It doesn’t matter whether Rachel Held Evans took John Piper’s tweet about the Oklahoma tornadoes “out of context.” It doesn’t matter whether she used the incident as a springboard to talk about other problematic things that Piper has said in the past and polemicize against the underlying theology that she considers to be the source of such statements. The fact remains that tweeting Bible verses about houses falling down on children and killing them after that happens to someone in real life is bad pastoral care. Always. Period. No matter what you write before or after. I’m not trying to be a jerk; I know he took the tweets down and apologized. But I still feel like the zealous self-assurance of his disciples who tore into Rachel so ferociously requires a reality check. I don’t have much to add to what I’ve already said about this, except to relate some comments from Chaplain Mike at InternetMonk and Stephen Smith at Liberty for Captives.
I knew it was coming: the Piper tweet, this time quoting Job in response to the Oklahoma tornado. As the dean of the neo-Calvinist movement, John Piper likes to push the envelope with his commentary on God’s role in natural disasters. He did it about a year ago when tornadoes hit the midwest. In 2007 after the Minneapolis bridge collapsed, he wrote that he and his daughter discussed how God must have done it so the people of Minneapolis would fear Him because our sin against God is “an outrage ten thousand times worse than the collapse of the 35W bridge.” Piper would say that he’s just being Biblical and that it shouldn’t be surprising that speaking Biblically would make people feel uncomfortable. So how do we talk about God’s role in tragedies?
In March, I fasted from blogging for Lent. April and May of 2012 were dominated by thoughts about our United Methodist General Conference. There was also a series of violent tornadoes that John Piper decided to interpret as God’s wrath against America for homosexuality or abortion (I can’t remember which one). Since homosexuality dominated the conversation around General Conference, I wrote a few pieces about it, striving to be both faithful to scripture and faithful to people I love who are gay. I also preached a sermon comparing and contrasting the uniformity and top-down vision of the Tower of Babel with the chaos of Pentecost. So here are the 10 from April and May. Continue reading
“I struggled with it for a long time, but then I came to realize that life is a gift from God. And I think even when life begins in that horrible situation of rape, that it is something God intended to happen.” That’s the quote from Richard Mourdock that lit the blogosphere on fire. So what’s going on here? Is it misogyny, poor taste, or bad theology, or some combination of all three? It really depends upon how we define misogyny. I don’t think this quote proves that Richard Mourdock hates women; I have no reason to think he isn’t a perfectly humble and compassionate gentleman to all the women in his life. But I do think that his bad theology caused him to think in abstract, ideological terms about a delicate issue with the result that he said something in extremely poor taste that does real emotional violence to the rape victims who read it. And since I’m a theologian, I’m going to focus on the theology. Continue reading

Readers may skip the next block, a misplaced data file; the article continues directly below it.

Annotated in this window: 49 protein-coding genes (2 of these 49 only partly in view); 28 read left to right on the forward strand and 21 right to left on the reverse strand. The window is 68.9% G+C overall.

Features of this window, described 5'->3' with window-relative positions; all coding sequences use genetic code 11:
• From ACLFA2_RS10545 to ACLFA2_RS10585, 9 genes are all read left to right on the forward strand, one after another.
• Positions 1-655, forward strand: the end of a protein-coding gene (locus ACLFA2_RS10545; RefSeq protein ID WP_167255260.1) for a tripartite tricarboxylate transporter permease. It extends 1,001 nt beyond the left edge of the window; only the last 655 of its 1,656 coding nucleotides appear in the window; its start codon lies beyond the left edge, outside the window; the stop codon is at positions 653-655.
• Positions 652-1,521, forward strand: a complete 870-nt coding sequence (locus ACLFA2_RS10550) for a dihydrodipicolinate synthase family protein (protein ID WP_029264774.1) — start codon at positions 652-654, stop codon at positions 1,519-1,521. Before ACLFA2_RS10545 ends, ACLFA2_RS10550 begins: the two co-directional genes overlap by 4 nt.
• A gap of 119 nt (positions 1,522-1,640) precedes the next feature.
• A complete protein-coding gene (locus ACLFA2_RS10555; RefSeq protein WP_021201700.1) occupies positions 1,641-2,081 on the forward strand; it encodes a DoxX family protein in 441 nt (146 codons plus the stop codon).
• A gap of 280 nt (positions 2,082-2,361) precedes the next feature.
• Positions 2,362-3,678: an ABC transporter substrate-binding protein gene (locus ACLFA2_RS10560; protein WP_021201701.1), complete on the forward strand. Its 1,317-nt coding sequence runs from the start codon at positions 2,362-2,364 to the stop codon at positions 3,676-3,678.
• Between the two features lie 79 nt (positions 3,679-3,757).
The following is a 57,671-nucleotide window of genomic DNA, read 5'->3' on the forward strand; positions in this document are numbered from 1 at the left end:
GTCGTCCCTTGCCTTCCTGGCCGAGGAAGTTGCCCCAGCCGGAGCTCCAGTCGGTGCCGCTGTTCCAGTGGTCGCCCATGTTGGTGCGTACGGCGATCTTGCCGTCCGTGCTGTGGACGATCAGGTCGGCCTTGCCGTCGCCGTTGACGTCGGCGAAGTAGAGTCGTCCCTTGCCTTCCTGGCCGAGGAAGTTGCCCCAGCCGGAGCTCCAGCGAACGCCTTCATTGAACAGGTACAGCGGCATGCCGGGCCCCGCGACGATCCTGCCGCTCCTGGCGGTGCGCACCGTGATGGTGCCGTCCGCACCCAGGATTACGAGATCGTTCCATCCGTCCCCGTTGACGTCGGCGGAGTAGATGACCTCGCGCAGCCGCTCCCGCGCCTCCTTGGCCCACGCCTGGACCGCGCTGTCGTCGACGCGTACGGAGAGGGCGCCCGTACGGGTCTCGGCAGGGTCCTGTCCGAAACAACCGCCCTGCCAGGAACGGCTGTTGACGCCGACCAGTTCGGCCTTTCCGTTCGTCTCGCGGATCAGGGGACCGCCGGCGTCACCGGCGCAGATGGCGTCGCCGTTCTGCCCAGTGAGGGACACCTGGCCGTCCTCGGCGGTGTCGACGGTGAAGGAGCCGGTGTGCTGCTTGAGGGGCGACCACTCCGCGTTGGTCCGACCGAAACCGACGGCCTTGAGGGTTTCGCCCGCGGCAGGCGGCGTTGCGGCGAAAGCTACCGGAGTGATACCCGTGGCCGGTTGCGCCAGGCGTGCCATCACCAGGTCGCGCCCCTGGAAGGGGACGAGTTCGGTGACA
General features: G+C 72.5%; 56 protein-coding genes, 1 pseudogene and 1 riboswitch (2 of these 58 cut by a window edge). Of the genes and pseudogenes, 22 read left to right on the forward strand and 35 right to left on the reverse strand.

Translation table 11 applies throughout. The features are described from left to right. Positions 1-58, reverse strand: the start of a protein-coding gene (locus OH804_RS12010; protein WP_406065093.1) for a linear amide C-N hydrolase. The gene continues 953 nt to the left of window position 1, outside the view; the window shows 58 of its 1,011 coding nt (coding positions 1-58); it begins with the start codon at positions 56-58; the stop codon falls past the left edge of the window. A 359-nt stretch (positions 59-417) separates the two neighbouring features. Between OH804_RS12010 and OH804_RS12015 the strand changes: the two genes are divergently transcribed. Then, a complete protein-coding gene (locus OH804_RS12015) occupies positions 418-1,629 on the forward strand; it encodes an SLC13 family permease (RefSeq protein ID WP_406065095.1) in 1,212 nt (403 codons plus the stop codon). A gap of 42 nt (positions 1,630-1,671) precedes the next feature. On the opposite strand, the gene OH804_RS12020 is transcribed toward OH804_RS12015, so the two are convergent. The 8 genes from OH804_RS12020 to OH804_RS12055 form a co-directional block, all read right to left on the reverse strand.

Is God’s goal for humanity communion or correctness? The way you answer that question will determine your understanding of atonement, orthodoxy, holiness, Biblical interpretation, and just about every other major issue within Christian thought. Does Jesus’ cross serves the purpose of imputing perfect correctness to imperfect people or creating peace and reconciliation between otherwise irreconcilable people? That is the distinction. For the purpose of this piece, I want to define correctness very specifically as a way of thinking about behavior and opinions in which there is one right answer and the goal is absolute uniformity. Righteousness is different from correctness; its absolute would be perfect love for God and neighbor which would not necessarily result in identical decisions being made in the same circumstances but a perfect disposition for making these decisions. I believe that a certain threshold of correctness is important for the sake of establishing communion between God’s people, but if correctness means chasing after an elusive goal of absolute ideological conformity, then it is a source of schism in the body of Christ and as such a heretical pursuit.
I’ve often wondered if the same thing that makes violent video games appealing is why young evangelical guys are so infatuated with penal substitution theology. I figure a scary bad- !@#$%^&* God is cool for the same reason that the loud wet smack of a linebacker knocking the wind out of a quarterback is cool (I was that linebacker once).
I imagine it’s no surprise that a Methodist pastor would consider the dean of the Neo-Calvinist movement, John Piper, to be a theological adversary. Followers of John Wesley and John Calvin have been arguing for centuries. But there’s a basic difference between Piper and someone like the fundamentalist rock star Pat Robertson. Robertson has said so many outlandish things that I can’t take him seriously. My only concern with Robertson is that every time he gets in the news, thousands of non-believers make up their minds more thoroughly that they will never consider Christianity. My concern with Piper is that he might be right about God, because he is right on a number of things, but it’s sometimes hard to fathom how the God I know and love is the same God who talks to John Piper. Then Piper said something last month that made me stop taking him seriously except as a threat to Christian evangelism. Continue reading